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About Gabriel Canepa

Gabriel Canepa
Gabriel Canepa is a Linux Foundation Certified System Administrator (LFCS-1500-0576-0100) and web developer from Villa Mercedes, San Luis, Argentina. He works for a worldwide leading consumer product company and takes great pleasure in using FOSS tools to increase productivity in all areas of his daily work. When he's not typing commands or writing code or articles, he enjoys telling bedtime stories with his wife to his two little daughters and playing with them, the great pleasure of his life.

Nagios Core Installation and Configuration on Ubuntu Server

This article is part of our Academy Course titled Nagios Tutorial for IT Monitoring.

In this course, we provide a compilation of Nagios tutorials that will help you set up your own monitoring infrastructure. We cover a wide range of topics, from installation and configuration, to plugins and NRPE. With our straightforward tutorials, you will be able to get your own projects up and running in minimum time. Check it out here!

Whether you are an engineer in charge of monitoring a large and complex network infrastructure, a system administrator of a relatively small number of machines, or a just a regular user who needs to check on the availability of a couple of machines and important services in your home network, it is critical to understand the importance of and implement a monitoring solution.

As such, Nagios is the answer for you. In addition to providing monitoring of hardware resources (processor load, disk usage, etc) and the availability of network services (HTTP, FTP, SMTP, SSH, etc), this open source tool also offers alerting (via SMS or email through the use of plugins) in the wake of undesired events, and allows you to identify potential problems before they occur.

On top of it, through its web interface Nagios also provides access to availability data at a quick glance to share with the leaders of your organization. This same feature can also help you plan in advance for necessary upgrades to your infrastructure.

In this tutorial we will show you how to install and use Nagios Core in an Ubuntu 14.04 server. We will then demonstrate how to monitor the availability (whether the host is up or down) in a CentOS 7 system, and the status of the web service running therein. In a future guide, we will also add more advanced monitoring features for services on the same host.

Installing Nagios Core

Nagios Core has a free-of-cost solution that features complete infrastructure monitoring, hundreds of addons, and forum support. Other versions (Student VM, Pro, and Business) include these and other features as well, but they are all paid options. However, for our present purposes, the Free DIY (Do-It-Yourself) edition provides the functionality that we need, so we will show you how to download and install it on your Ubuntu 14.04 server.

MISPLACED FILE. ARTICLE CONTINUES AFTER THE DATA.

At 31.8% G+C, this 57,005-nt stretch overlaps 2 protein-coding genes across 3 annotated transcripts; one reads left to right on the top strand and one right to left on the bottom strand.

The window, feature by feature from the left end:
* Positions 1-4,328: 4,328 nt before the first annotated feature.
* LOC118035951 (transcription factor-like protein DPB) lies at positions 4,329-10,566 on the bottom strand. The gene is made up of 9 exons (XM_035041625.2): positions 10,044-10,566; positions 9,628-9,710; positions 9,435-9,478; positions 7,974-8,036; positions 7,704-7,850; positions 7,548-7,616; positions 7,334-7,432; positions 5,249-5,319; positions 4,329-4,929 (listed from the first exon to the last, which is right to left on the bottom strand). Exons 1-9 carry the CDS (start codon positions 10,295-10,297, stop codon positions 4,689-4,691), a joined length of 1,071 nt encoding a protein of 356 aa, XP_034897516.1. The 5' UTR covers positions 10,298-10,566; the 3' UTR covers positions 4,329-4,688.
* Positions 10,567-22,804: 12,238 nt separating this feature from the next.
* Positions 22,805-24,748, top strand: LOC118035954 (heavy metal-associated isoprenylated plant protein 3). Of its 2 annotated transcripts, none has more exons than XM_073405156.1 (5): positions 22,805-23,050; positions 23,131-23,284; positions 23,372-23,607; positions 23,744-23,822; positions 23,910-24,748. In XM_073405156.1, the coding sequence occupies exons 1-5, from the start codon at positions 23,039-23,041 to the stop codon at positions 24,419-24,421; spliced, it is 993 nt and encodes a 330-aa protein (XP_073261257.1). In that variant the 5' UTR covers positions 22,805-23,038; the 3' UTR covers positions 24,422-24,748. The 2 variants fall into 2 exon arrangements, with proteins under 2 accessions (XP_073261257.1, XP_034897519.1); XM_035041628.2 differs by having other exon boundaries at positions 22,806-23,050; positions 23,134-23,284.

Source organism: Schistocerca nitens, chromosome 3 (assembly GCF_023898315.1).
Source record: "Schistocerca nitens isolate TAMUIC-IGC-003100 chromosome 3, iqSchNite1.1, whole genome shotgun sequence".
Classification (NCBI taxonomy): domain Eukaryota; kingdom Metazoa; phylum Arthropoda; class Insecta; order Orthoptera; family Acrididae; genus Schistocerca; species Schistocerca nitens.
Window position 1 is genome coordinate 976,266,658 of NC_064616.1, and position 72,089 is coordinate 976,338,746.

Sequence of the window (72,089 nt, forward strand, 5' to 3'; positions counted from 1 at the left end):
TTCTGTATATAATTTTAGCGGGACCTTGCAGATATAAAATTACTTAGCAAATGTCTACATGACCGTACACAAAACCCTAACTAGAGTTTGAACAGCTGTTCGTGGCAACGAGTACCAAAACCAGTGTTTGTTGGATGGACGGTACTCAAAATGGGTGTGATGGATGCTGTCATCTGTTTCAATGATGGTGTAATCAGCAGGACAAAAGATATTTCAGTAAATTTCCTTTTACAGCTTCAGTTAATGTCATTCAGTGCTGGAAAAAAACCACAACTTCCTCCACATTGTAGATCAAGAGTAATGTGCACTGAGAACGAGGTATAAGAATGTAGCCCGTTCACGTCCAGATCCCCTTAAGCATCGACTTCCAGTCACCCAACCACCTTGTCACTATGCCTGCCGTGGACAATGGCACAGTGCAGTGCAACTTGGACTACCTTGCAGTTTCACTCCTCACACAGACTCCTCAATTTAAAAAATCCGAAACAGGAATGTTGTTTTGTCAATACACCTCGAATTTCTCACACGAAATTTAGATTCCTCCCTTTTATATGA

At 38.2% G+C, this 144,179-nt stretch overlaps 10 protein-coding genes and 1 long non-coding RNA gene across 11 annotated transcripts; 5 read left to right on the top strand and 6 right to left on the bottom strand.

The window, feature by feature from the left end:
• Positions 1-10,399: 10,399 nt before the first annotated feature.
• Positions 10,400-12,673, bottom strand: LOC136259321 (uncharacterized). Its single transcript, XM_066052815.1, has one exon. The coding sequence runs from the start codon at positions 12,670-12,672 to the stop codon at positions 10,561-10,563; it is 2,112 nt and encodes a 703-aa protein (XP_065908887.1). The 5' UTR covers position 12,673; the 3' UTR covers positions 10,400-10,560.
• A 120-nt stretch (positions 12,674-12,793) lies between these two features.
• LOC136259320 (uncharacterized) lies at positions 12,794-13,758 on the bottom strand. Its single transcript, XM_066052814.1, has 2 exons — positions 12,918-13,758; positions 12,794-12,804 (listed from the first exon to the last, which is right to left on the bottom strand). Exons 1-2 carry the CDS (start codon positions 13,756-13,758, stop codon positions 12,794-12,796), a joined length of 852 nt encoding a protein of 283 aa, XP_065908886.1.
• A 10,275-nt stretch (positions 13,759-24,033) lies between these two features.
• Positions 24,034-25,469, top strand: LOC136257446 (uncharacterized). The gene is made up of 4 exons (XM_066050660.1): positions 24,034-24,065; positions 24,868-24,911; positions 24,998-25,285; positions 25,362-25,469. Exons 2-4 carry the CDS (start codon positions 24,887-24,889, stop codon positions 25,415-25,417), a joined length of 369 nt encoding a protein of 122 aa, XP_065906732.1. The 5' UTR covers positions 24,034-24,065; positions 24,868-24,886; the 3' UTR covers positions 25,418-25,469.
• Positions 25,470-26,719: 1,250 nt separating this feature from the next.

Although Nagios can be installed from the Ubuntu repositories, the available version (3.5.1) is a bit outdated. For that reason, we will install the application using the code package from https://www.nagios.org/downloads/core-stay-informed/ (you can skip the form that asks for details of your implementation by clicking on Skip to download as you can see in Fig. 1).

Figure 1: Downloading the Free DIY version of Nagios Core

Figure 1: Downloading the Free DIY version of Nagios Core

STEP 1 – Before we download and install Nagios from the project’s website, we will need to install and configure some additional dependencies. These consists of a complete LAMP stack and several development libraries that will assist us in building Nagios from source. Also, we will install an email service (postfix) to handle notifications and additional utilities (mailutils) to check those notifications on the local machine:

sudo aptitude update && sudo aptitude install apache2 php5-mysql mysql-server libapache2-mod-php5 php5-mcrypt php5-gd php5-curl build-essential libgd2-xpm-dev openssl libssl-dev xinetd apache2-utils unzip wget postfix mailutils
While installing mysql-server, you will be prompted to set a password for the MySQL root user. Make sure you choose a strong password which is easy to remember. When prompted to choose a mail server type for postfix, choose Local Only, as we will be delivering notifications to a local user.
If you want to learn more about each of the above dependencies in detail, you can use aptitude show dependency, where you will need to replace dependency with one of the package names listed previously.

STEP 2 – Once you have installed the dependencies listed above, download the source code for the latest Nagios stable release (at the time of this writing it’s 4.1.1):

wget https://assets.nagios.com/downloads/nagioscore/releases/nagios-4.1.1.tar.gz">https://assets.nagios.com/downloads/nagioscore/releases/nagios-4.1.1.tar.gz

and untar it:

tar xzvf nagios-4.1.1.tar.gz

We will later change directory into the folder where we just extracted the contents of the tarball. By now, proceed with the next step.

STEP 3 – Create a user and group for Nagios-related processes to run, then add the nagios and www-data (Apache) users to the Nagios group (nagioscmd):

sudo useradd nagios
sudo groupadd nagioscmd
sudo usermod -aG nagioscmd nagios
sudo usermod -aG nagioscmd www-data

Particularly, the nagioscmd group will be needed to run commands via the web interface.

STEP 4 – Change directory to the folder where you unpacked the Nagios source code earlier:

cd nagios-4.1.1

Find out where the mail binary is located:

which mail

Most likely, the above command will return /usr/bin/mail. You will use the --with-mail configure option followed by this absolute path below. Then do:

sudo ./configure --with-nagios-group=nagios --with-command-group=nagioscmd --with-mail=/usr/bin/mail

You will be given the chance to take a second look at the configuration options before proceeding, as shown in Fig. 2:

Figure 2: Checking the --configure options before compiling

Figure 2: Checking the –configure options before compiling

If everything looks correct, proceed with Step 5. Otherwise, correct the corresponding option in the configure statement above and try again.

STEP 5 – To compile Nagios and install auxiliary files and extra features, run the following commands. Keep in mind that only sample configuration files will be installed, and you will still need to go through the documentation for more information on how to actually define entities (devices, hosts, services, etc) to fit your particular needs.

sudo make all
sudo make install # The main program, CGIs, and HTML files
sudo make install-init # The init script in /etc/init.d
sudo make install-config # Sample config files in /usr/local/nagios/etc
sudo make install-commandmode # Fix permissions on the directory for the external command file
sudo /usr/bin/install -c -m 644 sample-config/httpd.conf /etc/apache2/sites-enabled/nagios.conf # The Apache config file for the Nagios web interface